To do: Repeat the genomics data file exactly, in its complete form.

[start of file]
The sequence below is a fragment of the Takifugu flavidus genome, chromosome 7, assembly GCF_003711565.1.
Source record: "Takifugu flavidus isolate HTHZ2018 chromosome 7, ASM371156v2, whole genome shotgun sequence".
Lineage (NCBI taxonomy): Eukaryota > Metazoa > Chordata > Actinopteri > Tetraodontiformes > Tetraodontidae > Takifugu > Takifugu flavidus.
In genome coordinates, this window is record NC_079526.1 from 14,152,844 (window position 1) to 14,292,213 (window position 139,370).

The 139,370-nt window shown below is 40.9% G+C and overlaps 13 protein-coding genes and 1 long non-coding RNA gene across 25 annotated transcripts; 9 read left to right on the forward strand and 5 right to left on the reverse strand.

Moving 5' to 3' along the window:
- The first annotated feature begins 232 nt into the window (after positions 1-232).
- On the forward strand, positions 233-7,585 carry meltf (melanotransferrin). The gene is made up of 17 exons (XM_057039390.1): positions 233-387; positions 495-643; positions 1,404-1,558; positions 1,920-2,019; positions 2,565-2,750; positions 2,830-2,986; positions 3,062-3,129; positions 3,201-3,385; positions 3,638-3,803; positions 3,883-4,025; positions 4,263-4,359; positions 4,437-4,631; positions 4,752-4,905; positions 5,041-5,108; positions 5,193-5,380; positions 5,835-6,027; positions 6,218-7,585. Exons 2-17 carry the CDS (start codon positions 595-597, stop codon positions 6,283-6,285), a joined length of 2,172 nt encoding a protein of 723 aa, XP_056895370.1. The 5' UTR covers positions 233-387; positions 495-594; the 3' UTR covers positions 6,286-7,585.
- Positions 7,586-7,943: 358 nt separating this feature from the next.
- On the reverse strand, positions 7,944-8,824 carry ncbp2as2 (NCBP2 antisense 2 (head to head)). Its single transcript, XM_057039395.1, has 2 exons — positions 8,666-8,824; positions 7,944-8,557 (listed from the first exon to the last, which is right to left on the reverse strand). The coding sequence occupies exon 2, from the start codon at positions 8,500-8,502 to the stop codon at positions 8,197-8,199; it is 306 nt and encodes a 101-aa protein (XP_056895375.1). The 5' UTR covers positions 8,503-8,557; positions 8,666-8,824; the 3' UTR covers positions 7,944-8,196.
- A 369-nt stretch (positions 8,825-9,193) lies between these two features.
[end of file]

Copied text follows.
The sequence below is a fragment of the Takifugu flavidus genome, chromosome 7, assembly GCF_003711565.1.
Source record: "Takifugu flavidus isolate HTHZ2018 chromosome 7, ASM371156v2, whole genome shotgun sequence".
Lineage (NCBI taxonomy): Eukaryota > Metazoa > Chordata > Actinopteri > Tetraodontiformes > Tetraodontidae > Takifugu > Takifugu flavidus.
In genome coordinates, this window is record NC_079526.1 from 14,152,844 (window position 1) to 14,292,213 (window position 139,370).

The 139,370-nt window shown below is 40.9% G+C and overlaps 13 protein-coding genes and 1 long non-coding RNA gene across 25 annotated transcripts; 9 read left to right on the forward strand and 5 right to left on the reverse strand.

Moving 5' to 3' along the window:
- The first annotated feature begins 232 nt into the window (after positions 1-232).
- On the forward strand, positions 233-7,585 carry meltf (melanotransferrin). The gene is made up of 17 exons (XM_057039390.1): positions 233-387; positions 495-643; positions 1,404-1,558; positions 1,920-2,019; positions 2,565-2,750; positions 2,830-2,986; positions 3,062-3,129; positions 3,201-3,385; positions 3,638-3,803; positions 3,883-4,025; positions 4,263-4,359; positions 4,437-4,631; positions 4,752-4,905; positions 5,041-5,108; positions 5,193-5,380; positions 5,835-6,027; positions 6,218-7,585. Exons 2-17 carry the CDS (start codon positions 595-597, stop codon positions 6,283-6,285), a joined length of 2,172 nt encoding a protein of 723 aa, XP_056895370.1. The 5' UTR covers positions 233-387; positions 495-594; the 3' UTR covers positions 6,286-7,585.
- Positions 7,586-7,943: 358 nt separating this feature from the next.
- On the reverse strand, positions 7,944-8,824 carry ncbp2as2 (NCBP2 antisense 2 (head to head)). Its single transcript, XM_057039395.1, has 2 exons — positions 8,666-8,824; positions 7,944-8,557 (listed from the first exon to the last, which is right to left on the reverse strand). The coding sequence occupies exon 2, from the start codon at positions 8,500-8,502 to the stop codon at positions 8,197-8,199; it is 306 nt and encodes a 101-aa protein (XP_056895375.1). The 5' UTR covers positions 8,503-8,557; positions 8,666-8,824; the 3' UTR covers positions 7,944-8,196.
- A 369-nt stretch (positions 8,825-9,193) lies between these two features.